ATLANTA — Officials with the Georgia Department of Public Health said Friday that they have been notified of the state’s first resident to be diagnosed with a COVID-19 infection caused by the omicron variant, WSB-TV reported.
The person tested positive for COVID-19 in New Jersey, where they traveled after spending two days in Georgia, health officials said. Before being in Georgia, the person had traveled to South Africa.
Authorities in New Jersey said the woman tested positive for COVID-19 on Nov. 28 and has since been isolated. She experienced moderate symptoms of the viral infection is and recovering Friday after getting emergency room care, officials in New Jersey said.
The woman is fully vaccinated. It was not immediately clear whether she had gotten a booster shot.
In statements released Friday, officials in Georgia and New Jersey urged people to get vaccinated to help curb the spread of the omicron variant, which was last week deemed a “variant of concern” by the World Health Organization.
“We are still learning about the omicron variant, but we have tools to stop the spread of the virus, most important among them is to get vaccinated and get a booster dose,” New Jersey Health Commissioner Judith Persichilli said. “The public should continue to mask up, get tested if they have symptoms, physically distance, avoid crowded events, stay home when sick and wash hands frequently.”
Omicron was first identified in Botswana on Nov. 11 and has since spread to several countries, including Canada, the United Kingdom, South Korea and Saudi Arabia. On Wednesday, Dr. Anthony Fauci, the nation’s top infectious disease expert, confirmed that the first case of the omicron variant had been confirmed in California. Cases have since been confirmed in several states, including Minnesota, Colorado, Hawaii and New York.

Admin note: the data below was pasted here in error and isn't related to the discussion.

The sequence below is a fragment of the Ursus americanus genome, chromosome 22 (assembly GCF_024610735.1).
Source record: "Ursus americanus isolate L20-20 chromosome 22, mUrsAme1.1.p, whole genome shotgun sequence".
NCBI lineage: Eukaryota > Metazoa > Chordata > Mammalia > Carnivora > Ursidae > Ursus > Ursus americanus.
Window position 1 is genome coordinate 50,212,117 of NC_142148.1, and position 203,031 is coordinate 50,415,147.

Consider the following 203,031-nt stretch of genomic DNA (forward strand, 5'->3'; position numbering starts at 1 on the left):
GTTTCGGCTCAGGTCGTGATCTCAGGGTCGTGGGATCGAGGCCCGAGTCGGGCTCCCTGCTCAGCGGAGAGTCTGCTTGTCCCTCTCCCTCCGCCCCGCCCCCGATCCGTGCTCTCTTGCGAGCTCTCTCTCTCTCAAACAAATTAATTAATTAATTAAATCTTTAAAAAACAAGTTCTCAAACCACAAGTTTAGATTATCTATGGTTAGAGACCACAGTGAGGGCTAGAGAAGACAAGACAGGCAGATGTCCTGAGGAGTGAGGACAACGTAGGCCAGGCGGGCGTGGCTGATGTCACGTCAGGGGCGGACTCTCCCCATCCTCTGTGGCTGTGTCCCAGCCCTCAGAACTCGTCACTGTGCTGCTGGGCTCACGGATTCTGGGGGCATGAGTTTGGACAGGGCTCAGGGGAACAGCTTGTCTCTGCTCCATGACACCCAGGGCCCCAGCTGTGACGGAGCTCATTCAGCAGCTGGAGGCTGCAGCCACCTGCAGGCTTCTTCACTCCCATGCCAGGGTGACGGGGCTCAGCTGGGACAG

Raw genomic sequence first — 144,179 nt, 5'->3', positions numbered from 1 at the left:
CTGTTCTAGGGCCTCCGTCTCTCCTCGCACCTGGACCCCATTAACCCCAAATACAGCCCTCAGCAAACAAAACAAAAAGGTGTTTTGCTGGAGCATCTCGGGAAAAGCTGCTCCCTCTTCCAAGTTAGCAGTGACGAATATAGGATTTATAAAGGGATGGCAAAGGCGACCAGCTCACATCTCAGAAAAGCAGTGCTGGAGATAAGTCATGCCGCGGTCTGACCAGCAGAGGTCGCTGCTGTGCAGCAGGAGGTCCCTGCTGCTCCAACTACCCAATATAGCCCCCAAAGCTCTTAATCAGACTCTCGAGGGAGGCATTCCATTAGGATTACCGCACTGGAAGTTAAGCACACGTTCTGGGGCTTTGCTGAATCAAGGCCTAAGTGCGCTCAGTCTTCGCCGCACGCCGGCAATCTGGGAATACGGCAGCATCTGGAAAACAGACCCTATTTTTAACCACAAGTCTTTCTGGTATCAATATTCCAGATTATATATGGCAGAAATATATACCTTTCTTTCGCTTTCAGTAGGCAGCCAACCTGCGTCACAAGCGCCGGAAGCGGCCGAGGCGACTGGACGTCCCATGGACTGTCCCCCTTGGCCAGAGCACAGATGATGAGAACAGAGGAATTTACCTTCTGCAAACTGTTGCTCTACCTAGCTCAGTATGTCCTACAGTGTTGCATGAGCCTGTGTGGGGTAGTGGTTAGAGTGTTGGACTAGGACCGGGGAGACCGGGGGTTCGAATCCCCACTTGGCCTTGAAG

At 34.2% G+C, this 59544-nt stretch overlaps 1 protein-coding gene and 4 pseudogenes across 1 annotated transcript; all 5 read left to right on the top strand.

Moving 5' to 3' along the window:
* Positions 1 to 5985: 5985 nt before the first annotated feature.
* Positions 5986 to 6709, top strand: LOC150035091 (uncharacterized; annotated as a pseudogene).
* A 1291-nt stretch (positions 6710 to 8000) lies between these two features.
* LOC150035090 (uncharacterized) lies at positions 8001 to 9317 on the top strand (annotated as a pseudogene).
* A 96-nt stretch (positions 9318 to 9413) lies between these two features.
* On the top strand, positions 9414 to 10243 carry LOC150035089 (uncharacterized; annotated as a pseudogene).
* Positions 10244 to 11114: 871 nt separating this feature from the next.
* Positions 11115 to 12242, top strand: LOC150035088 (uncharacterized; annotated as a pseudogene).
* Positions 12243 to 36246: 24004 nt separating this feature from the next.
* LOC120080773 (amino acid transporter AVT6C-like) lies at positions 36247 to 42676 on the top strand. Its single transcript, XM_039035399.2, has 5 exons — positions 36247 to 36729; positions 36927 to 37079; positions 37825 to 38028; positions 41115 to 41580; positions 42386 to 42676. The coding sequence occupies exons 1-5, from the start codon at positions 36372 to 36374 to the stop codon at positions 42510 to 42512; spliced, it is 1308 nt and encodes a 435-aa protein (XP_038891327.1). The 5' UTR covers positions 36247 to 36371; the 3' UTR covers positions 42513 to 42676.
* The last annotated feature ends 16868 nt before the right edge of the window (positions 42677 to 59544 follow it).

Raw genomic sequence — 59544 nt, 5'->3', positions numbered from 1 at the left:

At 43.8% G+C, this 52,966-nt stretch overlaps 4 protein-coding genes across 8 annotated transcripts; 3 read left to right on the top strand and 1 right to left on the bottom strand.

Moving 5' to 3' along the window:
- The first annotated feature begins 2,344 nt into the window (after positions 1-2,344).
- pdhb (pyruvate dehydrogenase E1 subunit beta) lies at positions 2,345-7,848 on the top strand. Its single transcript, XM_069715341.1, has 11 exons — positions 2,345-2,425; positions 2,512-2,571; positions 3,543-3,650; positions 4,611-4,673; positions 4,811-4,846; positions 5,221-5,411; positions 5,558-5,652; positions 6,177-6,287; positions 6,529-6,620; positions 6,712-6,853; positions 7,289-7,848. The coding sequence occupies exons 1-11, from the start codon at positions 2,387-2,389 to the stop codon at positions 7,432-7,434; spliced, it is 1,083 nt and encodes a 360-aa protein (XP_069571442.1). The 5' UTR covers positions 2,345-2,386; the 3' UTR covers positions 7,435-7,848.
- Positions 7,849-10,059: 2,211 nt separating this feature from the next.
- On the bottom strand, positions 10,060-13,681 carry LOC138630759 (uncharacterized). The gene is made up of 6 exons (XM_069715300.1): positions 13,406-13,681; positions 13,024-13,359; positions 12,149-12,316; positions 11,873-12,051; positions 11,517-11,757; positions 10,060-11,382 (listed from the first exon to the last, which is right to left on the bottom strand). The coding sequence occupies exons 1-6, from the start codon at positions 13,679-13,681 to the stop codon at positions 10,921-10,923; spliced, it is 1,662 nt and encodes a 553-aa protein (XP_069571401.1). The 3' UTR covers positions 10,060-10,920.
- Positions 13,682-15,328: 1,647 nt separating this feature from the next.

Health officials have cautioned that much remains unknown about the variant, which has mutations that suggest it could be more transmissible than previous variants or more resistant to the currently available vaccines. Officials have urged people to get vaccinated or get their booster shots to protect themselves against severe illness from COVID-19.
“Vaccination and boosters are key to preventing further transmission of COVID-19 and help prevent new variants like omicron from emerging,” Georgia Department of Public Health Commissioner Kathleen Toomey said Friday.
As of Friday, nearly 71% of the U.S. population – 234.7 million people – has gotten at least one dose of any of the available COVID-19 vaccines, according to the Centers for Disease Control and Prevention. More than 59% of Americans, or 198.2 million people, have been fully vaccinated, while about 22% of those who have been fully vaccinated have gotten booster shots, CDC data shows.
Since the start of the pandemic, officials have reported 48.9 million cases of COVID-19 nationwide, resulting in more than 787,000 deaths, according to a tally from Johns Hopkins University. Globally, 264.7 million cases have been reported, resulting in 5.2 million deaths, according to the university.
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